Then there are the "free" trade agreements. I've read of complaints from Canadians about NAFTA, though the Australians aren't saying much about their agreement, and neither are the Mexicans. Not that I've read, anyway. When the Australian agreement was signed, it was widely panned as giving a lot to the U.S. and little to Australia. As far a NZ is concerned, any free trade agreement that excludes agriculture and its derivatives (timber, meat, dairy for instance) is a waste of ink. There is no prospect of getting agriculture included in a free trade agreement with the U.S. (or the E.U.).
Agreements are just that, agreements. Both sides sit down and hammer out a compromise on trade policy that they believe will be mutually beneficial. The legislatures vote on whether or not to approve them, and only then are they put into place. Granted, one side (in this case the U.S.) generally negotiates from a position of greater strength (i.e., they have more to offer than the other side), but if the agreement is beneficial, or perceived as beneficial, it will not be accepted.
They are always a compromise, so neither side is going to be completely happy.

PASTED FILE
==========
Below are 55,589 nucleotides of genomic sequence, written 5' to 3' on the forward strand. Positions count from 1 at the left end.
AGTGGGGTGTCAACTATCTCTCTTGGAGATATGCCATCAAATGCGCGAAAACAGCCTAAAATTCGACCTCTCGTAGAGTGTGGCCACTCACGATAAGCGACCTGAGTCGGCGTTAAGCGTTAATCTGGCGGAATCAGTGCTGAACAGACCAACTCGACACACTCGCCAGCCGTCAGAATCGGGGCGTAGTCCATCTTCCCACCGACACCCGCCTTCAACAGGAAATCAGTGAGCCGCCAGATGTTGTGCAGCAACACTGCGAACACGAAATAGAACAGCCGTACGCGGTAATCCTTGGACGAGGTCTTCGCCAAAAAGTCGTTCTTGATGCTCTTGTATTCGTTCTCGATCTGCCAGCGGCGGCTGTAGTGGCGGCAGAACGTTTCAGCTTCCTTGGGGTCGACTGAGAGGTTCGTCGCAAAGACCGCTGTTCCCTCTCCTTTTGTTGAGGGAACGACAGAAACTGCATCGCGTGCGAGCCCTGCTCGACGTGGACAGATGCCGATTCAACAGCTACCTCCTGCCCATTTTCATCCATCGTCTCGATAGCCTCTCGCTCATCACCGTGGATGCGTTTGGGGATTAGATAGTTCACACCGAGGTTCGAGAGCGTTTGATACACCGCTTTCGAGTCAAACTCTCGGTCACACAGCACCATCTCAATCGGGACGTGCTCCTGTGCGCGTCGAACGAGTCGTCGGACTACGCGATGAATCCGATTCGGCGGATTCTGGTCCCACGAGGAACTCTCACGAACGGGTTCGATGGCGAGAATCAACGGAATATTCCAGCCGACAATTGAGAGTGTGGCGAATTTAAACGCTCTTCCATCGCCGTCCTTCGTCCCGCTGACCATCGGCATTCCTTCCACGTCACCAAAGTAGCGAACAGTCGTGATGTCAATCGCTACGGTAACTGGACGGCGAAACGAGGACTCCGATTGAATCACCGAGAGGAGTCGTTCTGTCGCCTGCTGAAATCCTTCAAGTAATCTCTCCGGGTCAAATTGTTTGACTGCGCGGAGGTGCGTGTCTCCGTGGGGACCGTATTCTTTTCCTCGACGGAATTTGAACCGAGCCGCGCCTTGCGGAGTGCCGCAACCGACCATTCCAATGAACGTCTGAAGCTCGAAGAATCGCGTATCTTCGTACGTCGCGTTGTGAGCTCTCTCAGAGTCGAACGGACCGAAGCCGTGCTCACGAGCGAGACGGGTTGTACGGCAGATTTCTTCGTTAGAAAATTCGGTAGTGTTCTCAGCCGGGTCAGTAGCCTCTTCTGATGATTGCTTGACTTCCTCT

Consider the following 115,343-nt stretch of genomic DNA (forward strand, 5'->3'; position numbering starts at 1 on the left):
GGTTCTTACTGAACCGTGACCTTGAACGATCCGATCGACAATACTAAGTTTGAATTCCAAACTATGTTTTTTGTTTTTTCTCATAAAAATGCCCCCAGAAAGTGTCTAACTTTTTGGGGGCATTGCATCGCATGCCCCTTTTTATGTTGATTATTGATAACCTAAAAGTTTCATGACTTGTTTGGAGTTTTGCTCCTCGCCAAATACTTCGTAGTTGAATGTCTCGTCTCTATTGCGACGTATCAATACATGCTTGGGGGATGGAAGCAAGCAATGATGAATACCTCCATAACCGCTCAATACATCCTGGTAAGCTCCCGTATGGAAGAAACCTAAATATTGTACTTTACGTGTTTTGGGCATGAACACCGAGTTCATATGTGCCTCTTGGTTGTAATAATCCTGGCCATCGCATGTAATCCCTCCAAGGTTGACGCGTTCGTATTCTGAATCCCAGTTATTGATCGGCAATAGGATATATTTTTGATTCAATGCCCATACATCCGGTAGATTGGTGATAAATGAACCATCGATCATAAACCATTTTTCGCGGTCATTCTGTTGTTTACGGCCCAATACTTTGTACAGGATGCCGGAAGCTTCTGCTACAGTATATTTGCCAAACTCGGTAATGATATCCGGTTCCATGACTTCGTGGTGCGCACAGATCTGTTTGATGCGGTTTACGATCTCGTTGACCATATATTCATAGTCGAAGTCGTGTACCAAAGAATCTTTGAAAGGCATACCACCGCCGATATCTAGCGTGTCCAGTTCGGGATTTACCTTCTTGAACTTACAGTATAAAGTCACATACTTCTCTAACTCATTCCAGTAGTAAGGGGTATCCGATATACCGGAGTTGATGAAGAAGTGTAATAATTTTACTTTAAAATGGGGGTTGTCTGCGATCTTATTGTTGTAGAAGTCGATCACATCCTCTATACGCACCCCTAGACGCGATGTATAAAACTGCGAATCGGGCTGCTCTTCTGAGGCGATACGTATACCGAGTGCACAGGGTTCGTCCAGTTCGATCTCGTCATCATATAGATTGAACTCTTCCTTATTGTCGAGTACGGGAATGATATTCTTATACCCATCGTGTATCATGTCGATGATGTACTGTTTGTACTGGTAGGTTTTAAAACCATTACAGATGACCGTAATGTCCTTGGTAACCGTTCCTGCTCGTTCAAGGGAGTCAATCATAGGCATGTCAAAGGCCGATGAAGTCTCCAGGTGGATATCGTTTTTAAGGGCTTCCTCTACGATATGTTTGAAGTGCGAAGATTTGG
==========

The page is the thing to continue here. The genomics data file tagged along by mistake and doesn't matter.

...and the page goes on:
Free trade, in my view, is free. It doesn't need governmental agreements or tariff restrictions or quotas. It also doesn't exist. Governments use the term 'free trade agreement' to describe agreements that are anything but. When Republicans are in power here, they tend to be closer to free trade than when Democrats are in power, although there is no guarantee that this will be the case. In any case, by the time the agreement is signed, it will be hundreds or thousands of pages long, with varying restrictions on everything traded between the two. Meanwhile, trading partners will have already begun the process of decided how to adjust their marketing proceedures to obtain the best deal in the face of the new restrictions.
Sometimes these restrictions backfire, and they help the people their supposed to hurt and hurt the people their supposed to help. Always, it seems, there is someone who has already read the fine print and figured out a way to turn the changes to his advantage.
A number of years back, we decided to punish the evil government of South Africa by restricting imports from that nation. However, that nation was the primary exporter of Chromium, which was necessary for us to make stainless steel, among other things. Naturally, we began buying more Chromium from other exporting nations, buying it in levels far beyond their production capabilities. No one seemed to question this, or question the fact that South African Chromium production seemed not to be dropping. We were being noble, paying a premium for our Chromium, enriching lots of people between us and South Africa, where the Chromium was ultimately coming from. It was a sham, but it made some people feel good knowing that we were ripping off our own consumers and enriching foreign traders, all for a good cause.
Such is life.